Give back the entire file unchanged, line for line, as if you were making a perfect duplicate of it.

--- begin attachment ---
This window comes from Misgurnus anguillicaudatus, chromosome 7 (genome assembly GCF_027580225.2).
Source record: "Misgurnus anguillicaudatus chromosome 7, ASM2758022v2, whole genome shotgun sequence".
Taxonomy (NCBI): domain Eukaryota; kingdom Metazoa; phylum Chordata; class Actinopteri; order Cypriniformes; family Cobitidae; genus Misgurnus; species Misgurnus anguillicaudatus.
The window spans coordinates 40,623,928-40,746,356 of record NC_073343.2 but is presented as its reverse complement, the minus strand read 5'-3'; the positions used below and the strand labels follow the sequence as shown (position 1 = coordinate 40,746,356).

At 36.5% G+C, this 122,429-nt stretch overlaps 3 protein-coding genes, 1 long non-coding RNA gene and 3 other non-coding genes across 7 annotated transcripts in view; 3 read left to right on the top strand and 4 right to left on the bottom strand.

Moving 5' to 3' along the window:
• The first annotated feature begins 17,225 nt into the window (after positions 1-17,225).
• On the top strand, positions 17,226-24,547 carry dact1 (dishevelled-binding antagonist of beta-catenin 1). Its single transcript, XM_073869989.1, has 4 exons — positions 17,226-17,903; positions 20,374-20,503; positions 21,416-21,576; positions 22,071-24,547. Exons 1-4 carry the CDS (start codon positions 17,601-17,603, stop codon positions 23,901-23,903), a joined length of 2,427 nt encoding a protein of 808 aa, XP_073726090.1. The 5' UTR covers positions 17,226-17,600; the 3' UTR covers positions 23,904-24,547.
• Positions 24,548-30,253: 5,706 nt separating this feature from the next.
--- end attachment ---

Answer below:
This window comes from Misgurnus anguillicaudatus, chromosome 7 (genome assembly GCF_027580225.2).
Source record: "Misgurnus anguillicaudatus chromosome 7, ASM2758022v2, whole genome shotgun sequence".
Taxonomy (NCBI): domain Eukaryota; kingdom Metazoa; phylum Chordata; class Actinopteri; order Cypriniformes; family Cobitidae; genus Misgurnus; species Misgurnus anguillicaudatus.
The window spans coordinates 40,623,928-40,746,356 of record NC_073343.2 but is presented as its reverse complement, the minus strand read 5'-3'; the positions used below and the strand labels follow the sequence as shown (position 1 = coordinate 40,746,356).

At 36.5% G+C, this 122,429-nt stretch overlaps 3 protein-coding genes, 1 long non-coding RNA gene and 3 other non-coding genes across 7 annotated transcripts in view; 3 read left to right on the top strand and 4 right to left on the bottom strand.

Moving 5' to 3' along the window:
• The first annotated feature begins 17,225 nt into the window (after positions 1-17,225).
• On the top strand, positions 17,226-24,547 carry dact1 (dishevelled-binding antagonist of beta-catenin 1). Its single transcript, XM_073869989.1, has 4 exons — positions 17,226-17,903; positions 20,374-20,503; positions 21,416-21,576; positions 22,071-24,547. Exons 1-4 carry the CDS (start codon positions 17,601-17,603, stop codon positions 23,901-23,903), a joined length of 2,427 nt encoding a protein of 808 aa, XP_073726090.1. The 5' UTR covers positions 17,226-17,600; the 3' UTR covers positions 23,904-24,547.
• Positions 24,548-30,253: 5,706 nt separating this feature from the next.